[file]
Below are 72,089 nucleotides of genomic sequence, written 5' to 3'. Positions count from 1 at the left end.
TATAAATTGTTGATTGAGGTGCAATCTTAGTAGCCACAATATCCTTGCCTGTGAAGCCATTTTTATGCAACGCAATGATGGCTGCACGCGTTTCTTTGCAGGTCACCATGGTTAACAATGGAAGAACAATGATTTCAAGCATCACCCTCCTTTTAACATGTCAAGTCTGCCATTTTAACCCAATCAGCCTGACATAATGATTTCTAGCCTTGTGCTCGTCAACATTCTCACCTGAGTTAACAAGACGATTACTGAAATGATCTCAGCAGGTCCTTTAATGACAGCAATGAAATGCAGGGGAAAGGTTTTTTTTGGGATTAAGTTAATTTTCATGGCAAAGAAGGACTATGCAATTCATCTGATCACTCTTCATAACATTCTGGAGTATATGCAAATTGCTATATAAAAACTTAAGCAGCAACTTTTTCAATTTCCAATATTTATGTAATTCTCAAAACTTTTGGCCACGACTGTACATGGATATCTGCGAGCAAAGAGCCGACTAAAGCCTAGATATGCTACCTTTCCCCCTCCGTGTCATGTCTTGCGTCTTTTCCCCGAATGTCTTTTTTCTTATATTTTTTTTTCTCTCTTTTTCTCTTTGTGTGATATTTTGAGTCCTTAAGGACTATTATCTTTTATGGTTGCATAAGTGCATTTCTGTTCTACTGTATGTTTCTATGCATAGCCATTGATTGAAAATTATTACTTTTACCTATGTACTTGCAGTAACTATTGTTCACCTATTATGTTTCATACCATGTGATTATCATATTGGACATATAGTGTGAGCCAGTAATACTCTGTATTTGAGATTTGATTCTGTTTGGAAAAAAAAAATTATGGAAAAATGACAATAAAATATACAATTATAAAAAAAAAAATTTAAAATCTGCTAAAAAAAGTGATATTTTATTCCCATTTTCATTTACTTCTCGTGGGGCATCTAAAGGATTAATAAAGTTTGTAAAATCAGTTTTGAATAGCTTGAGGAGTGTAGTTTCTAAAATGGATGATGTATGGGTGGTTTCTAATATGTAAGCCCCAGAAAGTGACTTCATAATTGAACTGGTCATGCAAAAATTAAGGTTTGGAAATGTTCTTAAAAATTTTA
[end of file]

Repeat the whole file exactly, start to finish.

Below are 72,089 nucleotides of genomic sequence, written 5' to 3'. Positions count from 1 at the left end.
TATAAATTGTTGATTGAGGTGCAATCTTAGTAGCCACAATATCCTTGCCTGTGAAGCCATTTTTATGCAACGCAATGATGGCTGCACGCGTTTCTTTGCAGGTCACCATGGTTAACAATGGAAGAACAATGATTTCAAGCATCACCCTCCTTTTAACATGTCAAGTCTGCCATTTTAACCCAATCAGCCTGACATAATGATTTCTAGCCTTGTGCTCGTCAACATTCTCACCTGAGTTAACAAGACGATTACTGAAATGATCTCAGCAGGTCCTTTAATGACAGCAATGAAATGCAGGGGAAAGGTTTTTTTTGGGATTAAGTTAATTTTCATGGCAAAGAAGGACTATGCAATTCATCTGATCACTCTTCATAACATTCTGGAGTATATGCAAATTGCTATATAAAAACTTAAGCAGCAACTTTTTCAATTTCCAATATTTATGTAATTCTCAAAACTTTTGGCCACGACTGTACATGGATATCTGCGAGCAAAGAGCCGACTAAAGCCTAGATATGCTACCTTTCCCCCTCCGTGTCATGTCTTGCGTCTTTTCCCCGAATGTCTTTTTTCTTATATTTTTTTTTCTCTCTTTTTCTCTTTGTGTGATATTTTGAGTCCTTAAGGACTATTATCTTTTATGGTTGCATAAGTGCATTTCTGTTCTACTGTATGTTTCTATGCATAGCCATTGATTGAAAATTATTACTTTTACCTATGTACTTGCAGTAACTATTGTTCACCTATTATGTTTCATACCATGTGATTATCATATTGGACATATAGTGTGAGCCAGTAATACTCTGTATTTGAGATTTGATTCTGTTTGGAAAAAAAAAATTATGGAAAAATGACAATAAAATATACAATTATAAAAAAAAAAATTTAAAATCTGCTAAAAAAAGTGATATTTTATTCCCATTTTCATTTACTTCTCGTGGGGCATCTAAAGGATTAATAAAGTTTGTAAAATCAGTTTTGAATAGCTTGAGGAGTGTAGTTTCTAAAATGGATGATGTATGGGTGGTTTCTAATATGTAAGCCCCAGAAAGTGACTTCATAATTGAACTGGTCATGCAAAAATTAAGGTTTGGAAATGTTCTTAAAAATTTTA